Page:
For me, the attraction was not the whales or the rugged, unspoiled coastline but the magical white dune fields.


My first morning, I was up an hour before dawn, being a confessed coffee addict I was on my second coffee as I approached the dunes. Once I got to the entry point, a gap in some fynbos bushes, I put on my backpack and head torch. Within seconds my lungs were gasping for oxygen as I tackled my first dune climb. I made a promise to myself to exercise more regularly. Even though my body ached and I struggled for breath, I rejoiced inwardly for overcoming my fear, and procrastination.

I marvelled at the view and my surroundings. The silence was deafening; the air was clear and fresh, with a hint of salt. A sea mist lingered over the dunes. I decided to climb the highest dune to get a better view of the dune fields.

Once I got to the top, I threw off my backpack and fell to my knees, I could hear my heart pounding away, and my leg muscles screamed in pain.


Eventually, my breathing became regular, and I looked at the scene in front of me. The view stretched for miles, dune upon dune rising like castles in the air. The sky began to glow; I hastily unpacked my tripod and gear.

I have customised my camera, that makes it easier for me to set up quickly, I always use, two-second delay timer, Aperture priority, 16:9 crop mode, Raw plus Jpeg. Astia/Velvia, Electronic level.

My shooting is straightforward, F16, iso 100, I use single focus point, once I focus, I switch to manual focus and tweak using highlight peaking to make sure that all the essential areas are in focus. Then press the shutter using the two-second timer.

Once the camera and lens were safely attached to the tripod, I began the search for a strong composition; I struggled at first it was all too much to take in. Slowly I began to calm myself down, took some deep breaths and told myself, whether I was successful or not in finding a great image, was not important.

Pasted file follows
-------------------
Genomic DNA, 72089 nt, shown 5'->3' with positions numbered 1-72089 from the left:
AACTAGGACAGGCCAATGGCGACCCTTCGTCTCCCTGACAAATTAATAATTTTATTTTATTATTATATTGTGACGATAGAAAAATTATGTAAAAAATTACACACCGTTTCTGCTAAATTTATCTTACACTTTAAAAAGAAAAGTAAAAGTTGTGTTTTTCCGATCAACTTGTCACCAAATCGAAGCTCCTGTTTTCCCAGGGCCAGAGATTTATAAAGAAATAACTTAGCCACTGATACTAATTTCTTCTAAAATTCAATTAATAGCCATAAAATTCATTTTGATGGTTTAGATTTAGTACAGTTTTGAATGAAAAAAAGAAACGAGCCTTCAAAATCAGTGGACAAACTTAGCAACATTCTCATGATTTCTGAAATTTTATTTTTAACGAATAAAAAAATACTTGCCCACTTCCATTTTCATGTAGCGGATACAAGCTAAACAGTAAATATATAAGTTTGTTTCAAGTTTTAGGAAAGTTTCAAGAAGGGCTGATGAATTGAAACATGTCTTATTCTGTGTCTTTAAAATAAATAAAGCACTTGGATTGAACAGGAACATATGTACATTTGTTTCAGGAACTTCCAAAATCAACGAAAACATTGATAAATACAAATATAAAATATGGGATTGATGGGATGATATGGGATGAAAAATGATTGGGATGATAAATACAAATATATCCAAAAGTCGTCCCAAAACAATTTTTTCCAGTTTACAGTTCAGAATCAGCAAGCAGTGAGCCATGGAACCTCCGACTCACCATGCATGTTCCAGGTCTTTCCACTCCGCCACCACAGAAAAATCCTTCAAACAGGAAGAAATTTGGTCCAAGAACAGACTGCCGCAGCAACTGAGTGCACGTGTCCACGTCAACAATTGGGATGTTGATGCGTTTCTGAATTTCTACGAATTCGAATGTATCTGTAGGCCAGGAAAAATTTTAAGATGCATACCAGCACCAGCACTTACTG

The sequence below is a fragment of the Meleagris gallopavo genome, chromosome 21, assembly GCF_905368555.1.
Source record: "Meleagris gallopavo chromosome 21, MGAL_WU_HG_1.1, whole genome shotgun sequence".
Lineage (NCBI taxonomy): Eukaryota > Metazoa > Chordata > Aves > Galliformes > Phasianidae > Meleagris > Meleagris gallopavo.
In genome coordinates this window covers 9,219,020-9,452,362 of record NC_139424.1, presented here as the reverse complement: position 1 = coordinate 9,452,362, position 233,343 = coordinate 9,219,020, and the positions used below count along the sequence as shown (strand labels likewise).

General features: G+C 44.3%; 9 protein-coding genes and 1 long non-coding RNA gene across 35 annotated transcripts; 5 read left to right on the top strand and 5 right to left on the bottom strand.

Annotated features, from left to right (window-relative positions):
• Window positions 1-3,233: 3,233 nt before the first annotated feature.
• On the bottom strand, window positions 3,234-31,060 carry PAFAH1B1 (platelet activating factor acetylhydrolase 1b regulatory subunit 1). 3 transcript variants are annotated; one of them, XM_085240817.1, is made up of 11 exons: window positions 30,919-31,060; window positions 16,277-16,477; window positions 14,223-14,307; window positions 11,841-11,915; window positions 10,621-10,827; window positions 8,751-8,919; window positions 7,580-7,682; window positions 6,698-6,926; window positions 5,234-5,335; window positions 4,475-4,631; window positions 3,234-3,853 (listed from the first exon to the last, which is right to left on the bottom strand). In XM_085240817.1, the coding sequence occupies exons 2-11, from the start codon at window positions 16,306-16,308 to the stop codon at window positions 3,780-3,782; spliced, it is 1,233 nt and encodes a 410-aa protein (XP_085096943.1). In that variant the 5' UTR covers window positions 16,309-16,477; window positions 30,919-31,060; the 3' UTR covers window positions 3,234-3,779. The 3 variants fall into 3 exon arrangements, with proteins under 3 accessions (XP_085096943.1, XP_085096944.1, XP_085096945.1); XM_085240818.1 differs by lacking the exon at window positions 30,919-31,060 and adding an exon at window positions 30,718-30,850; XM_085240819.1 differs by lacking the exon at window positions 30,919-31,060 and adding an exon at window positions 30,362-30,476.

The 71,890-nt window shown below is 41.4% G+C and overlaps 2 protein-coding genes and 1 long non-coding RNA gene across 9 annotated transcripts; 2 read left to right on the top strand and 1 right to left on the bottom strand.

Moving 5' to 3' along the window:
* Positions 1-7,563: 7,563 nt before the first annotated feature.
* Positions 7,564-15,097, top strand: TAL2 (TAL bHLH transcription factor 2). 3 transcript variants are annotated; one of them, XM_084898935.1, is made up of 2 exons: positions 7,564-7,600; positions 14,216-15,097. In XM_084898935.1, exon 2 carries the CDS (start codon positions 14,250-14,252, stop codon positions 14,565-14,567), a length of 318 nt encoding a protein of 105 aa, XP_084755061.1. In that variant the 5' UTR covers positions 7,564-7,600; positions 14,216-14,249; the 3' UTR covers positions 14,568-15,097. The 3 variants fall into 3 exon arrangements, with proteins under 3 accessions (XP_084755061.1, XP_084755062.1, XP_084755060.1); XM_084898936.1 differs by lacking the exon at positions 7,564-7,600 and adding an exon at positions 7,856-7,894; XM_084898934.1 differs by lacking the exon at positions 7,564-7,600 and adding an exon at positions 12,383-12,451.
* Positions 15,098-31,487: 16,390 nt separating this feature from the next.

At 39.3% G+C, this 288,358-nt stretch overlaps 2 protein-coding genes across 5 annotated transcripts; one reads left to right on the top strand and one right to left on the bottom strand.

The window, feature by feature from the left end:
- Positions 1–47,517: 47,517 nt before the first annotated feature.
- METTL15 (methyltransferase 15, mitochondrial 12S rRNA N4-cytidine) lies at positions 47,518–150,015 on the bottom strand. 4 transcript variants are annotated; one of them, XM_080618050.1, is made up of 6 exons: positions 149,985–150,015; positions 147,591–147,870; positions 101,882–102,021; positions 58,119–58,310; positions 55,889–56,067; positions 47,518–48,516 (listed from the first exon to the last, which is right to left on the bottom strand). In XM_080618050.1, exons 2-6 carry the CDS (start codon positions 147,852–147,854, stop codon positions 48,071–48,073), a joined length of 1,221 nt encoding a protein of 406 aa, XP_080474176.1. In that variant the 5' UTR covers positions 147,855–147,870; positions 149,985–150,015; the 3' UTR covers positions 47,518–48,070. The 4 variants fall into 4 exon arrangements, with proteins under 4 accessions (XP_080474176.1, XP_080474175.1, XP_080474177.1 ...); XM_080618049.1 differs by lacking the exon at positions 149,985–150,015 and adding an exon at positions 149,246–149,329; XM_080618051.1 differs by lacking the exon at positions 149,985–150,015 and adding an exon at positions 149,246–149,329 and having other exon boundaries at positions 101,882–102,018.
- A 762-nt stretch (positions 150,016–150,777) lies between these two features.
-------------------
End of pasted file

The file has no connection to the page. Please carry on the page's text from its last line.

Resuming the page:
Eventually, I began to see shapes, lines, forms and textures and began to create photographs.


I decided to explore the dune fields as much as possible; I didn't want to fall into the old trap of staying in one place and take the same image over and over again.

The beauty of the raw coastline of South Africa is the inclement weather - one minute it’s clear skies and warm, the next it's rain jackets and storm clouds.

Like every landscape photographer, I love storm clouds, and as the skies began to darken, I raced to find a composition. I attached the GF 32-64mm, lied on the ground, flatten the tripod out and photographed a beautiful pattern dune that reached for the darken skies. From time to time, the sunlight would filter through the clouds creating a play of light and shadow. I was in ecstasy: Zoned out at the task in hand, calm and controlled, my hands and mind in sync to ensure the correct settings whilst my heart arranged the composition in the viewfinder.


My journey of photographing the landscape had finally begun.


Author © Peter Delaney